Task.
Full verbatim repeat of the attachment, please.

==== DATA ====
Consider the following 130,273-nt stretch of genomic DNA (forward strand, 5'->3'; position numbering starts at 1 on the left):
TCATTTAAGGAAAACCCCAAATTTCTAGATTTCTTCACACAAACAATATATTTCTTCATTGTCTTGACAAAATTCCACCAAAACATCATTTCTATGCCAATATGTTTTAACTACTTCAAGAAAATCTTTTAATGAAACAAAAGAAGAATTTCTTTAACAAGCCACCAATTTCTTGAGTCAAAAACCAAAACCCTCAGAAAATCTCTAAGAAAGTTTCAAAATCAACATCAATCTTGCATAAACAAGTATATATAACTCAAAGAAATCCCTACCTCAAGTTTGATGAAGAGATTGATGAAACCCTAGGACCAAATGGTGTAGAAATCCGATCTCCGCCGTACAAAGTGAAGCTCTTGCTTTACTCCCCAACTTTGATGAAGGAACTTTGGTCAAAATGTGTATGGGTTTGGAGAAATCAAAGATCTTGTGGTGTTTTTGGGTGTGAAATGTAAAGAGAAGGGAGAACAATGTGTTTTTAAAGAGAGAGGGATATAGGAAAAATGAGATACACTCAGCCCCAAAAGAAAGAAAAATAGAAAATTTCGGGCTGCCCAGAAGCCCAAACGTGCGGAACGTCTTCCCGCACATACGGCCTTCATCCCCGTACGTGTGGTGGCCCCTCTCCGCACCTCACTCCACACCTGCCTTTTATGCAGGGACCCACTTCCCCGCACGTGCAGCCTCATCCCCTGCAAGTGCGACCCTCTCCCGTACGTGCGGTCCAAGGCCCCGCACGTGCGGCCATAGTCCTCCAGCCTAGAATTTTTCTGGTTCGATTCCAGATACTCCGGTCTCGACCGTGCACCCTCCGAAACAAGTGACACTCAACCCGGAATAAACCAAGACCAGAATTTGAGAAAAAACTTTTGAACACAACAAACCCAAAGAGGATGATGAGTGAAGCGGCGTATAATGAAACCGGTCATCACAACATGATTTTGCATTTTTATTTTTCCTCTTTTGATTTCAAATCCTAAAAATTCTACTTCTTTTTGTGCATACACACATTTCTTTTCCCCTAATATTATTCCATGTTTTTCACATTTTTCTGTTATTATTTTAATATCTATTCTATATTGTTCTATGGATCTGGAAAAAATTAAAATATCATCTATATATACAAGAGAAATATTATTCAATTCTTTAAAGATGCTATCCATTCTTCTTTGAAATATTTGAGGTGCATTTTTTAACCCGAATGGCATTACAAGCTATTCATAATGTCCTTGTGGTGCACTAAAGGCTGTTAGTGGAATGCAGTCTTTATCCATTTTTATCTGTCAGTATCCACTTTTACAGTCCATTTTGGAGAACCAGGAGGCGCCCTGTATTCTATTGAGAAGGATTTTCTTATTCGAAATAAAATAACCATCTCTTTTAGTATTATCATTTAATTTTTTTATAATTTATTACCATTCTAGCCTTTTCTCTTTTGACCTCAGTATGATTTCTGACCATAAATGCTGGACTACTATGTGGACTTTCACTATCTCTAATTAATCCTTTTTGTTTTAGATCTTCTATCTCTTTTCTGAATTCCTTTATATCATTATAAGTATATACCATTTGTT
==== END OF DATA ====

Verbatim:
Consider the following 130,273-nt stretch of genomic DNA (forward strand, 5'->3'; position numbering starts at 1 on the left):
TCATTTAAGGAAAACCCCAAATTTCTAGATTTCTTCACACAAACAATATATTTCTTCATTGTCTTGACAAAATTCCACCAAAACATCATTTCTATGCCAATATGTTTTAACTACTTCAAGAAAATCTTTTAATGAAACAAAAGAAGAATTTCTTTAACAAGCCACCAATTTCTTGAGTCAAAAACCAAAACCCTCAGAAAATCTCTAAGAAAGTTTCAAAATCAACATCAATCTTGCATAAACAAGTATATATAACTCAAAGAAATCCCTACCTCAAGTTTGATGAAGAGATTGATGAAACCCTAGGACCAAATGGTGTAGAAATCCGATCTCCGCCGTACAAAGTGAAGCTCTTGCTTTACTCCCCAACTTTGATGAAGGAACTTTGGTCAAAATGTGTATGGGTTTGGAGAAATCAAAGATCTTGTGGTGTTTTTGGGTGTGAAATGTAAAGAGAAGGGAGAACAATGTGTTTTTAAAGAGAGAGGGATATAGGAAAAATGAGATACACTCAGCCCCAAAAGAAAGAAAAATAGAAAATTTCGGGCTGCCCAGAAGCCCAAACGTGCGGAACGTCTTCCCGCACATACGGCCTTCATCCCCGTACGTGTGGTGGCCCCTCTCCGCACCTCACTCCACACCTGCCTTTTATGCAGGGACCCACTTCCCCGCACGTGCAGCCTCATCCCCTGCAAGTGCGACCCTCTCCCGTACGTGCGGTCCAAGGCCCCGCACGTGCGGCCATAGTCCTCCAGCCTAGAATTTTTCTGGTTCGATTCCAGATACTCCGGTCTCGACCGTGCACCCTCCGAAACAAGTGACACTCAACCCGGAATAAACCAAGACCAGAATTTGAGAAAAAACTTTTGAACACAACAAACCCAAAGAGGATGATGAGTGAAGCGGCGTATAATGAAACCGGTCATCACAACATGATTTTGCATTTTTATTTTTCCTCTTTTGATTTCAAATCCTAAAAATTCTACTTCTTTTTGTGCATACACACATTTCTTTTCCCCTAATATTATTCCATGTTTTTCACATTTTTCTGTTATTATTTTAATATCTATTCTATATTGTTCTATGGATCTGGAAAAAATTAAAATATCATCTATATATACAAGAGAAATATTATTCAATTCTTTAAAGATGCTATCCATTCTTCTTTGAAATATTTGAGGTGCATTTTTTAACCCGAATGGCATTACAAGCTATTCATAATGTCCTTGTGGTGCACTAAAGGCTGTTAGTGGAATGCAGTCTTTATCCATTTTTATCTGTCAGTATCCACTTTTACAGTCCATTTTGGAGAACCAGGAGGCGCCCTGTATTCTATTGAGAAGGATTTTCTTATTCGAAATAAAATAACCATCTCTTTTAGTATTATCATTTAATTTTTTTATAATTTATTACCATTCTAGCCTTTTCTCTTTTGACCTCAGTATGATTTCTGACCATAAATGCTGGACTACTATGTGGACTTTCACTATCTCTAATTAATCCTTTTTGTTTTAGATCTTCTATCTCTTTTCTGAATTCCTTTATATCATTATAAGTATATACCATTTGTT